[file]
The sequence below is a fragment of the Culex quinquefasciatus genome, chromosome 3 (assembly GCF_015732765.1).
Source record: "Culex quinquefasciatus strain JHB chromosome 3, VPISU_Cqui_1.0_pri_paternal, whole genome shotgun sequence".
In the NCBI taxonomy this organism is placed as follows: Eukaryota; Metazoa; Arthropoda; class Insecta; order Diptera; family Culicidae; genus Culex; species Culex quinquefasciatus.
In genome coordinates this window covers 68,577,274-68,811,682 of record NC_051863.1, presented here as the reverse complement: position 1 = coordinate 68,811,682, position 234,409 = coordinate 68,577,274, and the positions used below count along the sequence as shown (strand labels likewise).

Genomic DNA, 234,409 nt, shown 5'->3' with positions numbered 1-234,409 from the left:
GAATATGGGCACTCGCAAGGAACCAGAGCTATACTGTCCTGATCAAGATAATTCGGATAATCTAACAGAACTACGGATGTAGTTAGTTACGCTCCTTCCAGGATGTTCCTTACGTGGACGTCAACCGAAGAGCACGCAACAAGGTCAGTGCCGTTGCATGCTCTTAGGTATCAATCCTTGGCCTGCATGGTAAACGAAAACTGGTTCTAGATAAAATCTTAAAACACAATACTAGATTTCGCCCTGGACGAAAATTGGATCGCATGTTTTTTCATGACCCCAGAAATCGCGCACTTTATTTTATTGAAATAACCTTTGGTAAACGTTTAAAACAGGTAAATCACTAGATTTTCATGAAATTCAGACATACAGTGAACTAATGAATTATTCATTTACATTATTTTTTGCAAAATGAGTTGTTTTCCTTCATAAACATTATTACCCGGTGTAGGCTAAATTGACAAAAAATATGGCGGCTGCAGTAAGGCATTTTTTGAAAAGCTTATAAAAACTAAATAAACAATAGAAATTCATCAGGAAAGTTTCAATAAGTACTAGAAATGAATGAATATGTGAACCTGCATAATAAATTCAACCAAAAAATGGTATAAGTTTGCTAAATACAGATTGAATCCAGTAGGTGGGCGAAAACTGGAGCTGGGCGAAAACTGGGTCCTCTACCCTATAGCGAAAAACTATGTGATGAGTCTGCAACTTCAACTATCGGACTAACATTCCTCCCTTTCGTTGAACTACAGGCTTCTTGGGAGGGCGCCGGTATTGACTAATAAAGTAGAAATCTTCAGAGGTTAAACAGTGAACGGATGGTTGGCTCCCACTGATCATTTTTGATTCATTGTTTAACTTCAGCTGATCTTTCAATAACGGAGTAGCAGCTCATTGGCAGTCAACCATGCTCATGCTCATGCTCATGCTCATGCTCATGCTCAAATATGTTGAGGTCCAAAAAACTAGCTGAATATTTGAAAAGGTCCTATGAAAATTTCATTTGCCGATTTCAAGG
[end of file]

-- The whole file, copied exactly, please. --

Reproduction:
The sequence below is a fragment of the Culex quinquefasciatus genome, chromosome 3 (assembly GCF_015732765.1).
Source record: "Culex quinquefasciatus strain JHB chromosome 3, VPISU_Cqui_1.0_pri_paternal, whole genome shotgun sequence".
In the NCBI taxonomy this organism is placed as follows: Eukaryota; Metazoa; Arthropoda; class Insecta; order Diptera; family Culicidae; genus Culex; species Culex quinquefasciatus.
In genome coordinates this window covers 68,577,274-68,811,682 of record NC_051863.1, presented here as the reverse complement: position 1 = coordinate 68,811,682, position 234,409 = coordinate 68,577,274, and the positions used below count along the sequence as shown (strand labels likewise).

Genomic DNA, 234,409 nt, shown 5'->3' with positions numbered 1-234,409 from the left:
GAATATGGGCACTCGCAAGGAACCAGAGCTATACTGTCCTGATCAAGATAATTCGGATAATCTAACAGAACTACGGATGTAGTTAGTTACGCTCCTTCCAGGATGTTCCTTACGTGGACGTCAACCGAAGAGCACGCAACAAGGTCAGTGCCGTTGCATGCTCTTAGGTATCAATCCTTGGCCTGCATGGTAAACGAAAACTGGTTCTAGATAAAATCTTAAAACACAATACTAGATTTCGCCCTGGACGAAAATTGGATCGCATGTTTTTTCATGACCCCAGAAATCGCGCACTTTATTTTATTGAAATAACCTTTGGTAAACGTTTAAAACAGGTAAATCACTAGATTTTCATGAAATTCAGACATACAGTGAACTAATGAATTATTCATTTACATTATTTTTTGCAAAATGAGTTGTTTTCCTTCATAAACATTATTACCCGGTGTAGGCTAAATTGACAAAAAATATGGCGGCTGCAGTAAGGCATTTTTTGAAAAGCTTATAAAAACTAAATAAACAATAGAAATTCATCAGGAAAGTTTCAATAAGTACTAGAAATGAATGAATATGTGAACCTGCATAATAAATTCAACCAAAAAATGGTATAAGTTTGCTAAATACAGATTGAATCCAGTAGGTGGGCGAAAACTGGAGCTGGGCGAAAACTGGGTCCTCTACCCTATAGCGAAAAACTATGTGATGAGTCTGCAACTTCAACTATCGGACTAACATTCCTCCCTTTCGTTGAACTACAGGCTTCTTGGGAGGGCGCCGGTATTGACTAATAAAGTAGAAATCTTCAGAGGTTAAACAGTGAACGGATGGTTGGCTCCCACTGATCATTTTTGATTCATTGTTTAACTTCAGCTGATCTTTCAATAACGGAGTAGCAGCTCATTGGCAGTCAACCATGCTCATGCTCATGCTCATGCTCATGCTCATGCTCAAATATGTTGAGGTCCAAAAAACTAGCTGAATATTTGAAAAGGTCCTATGAAAATTTCATTTGCCGATTTCAAGG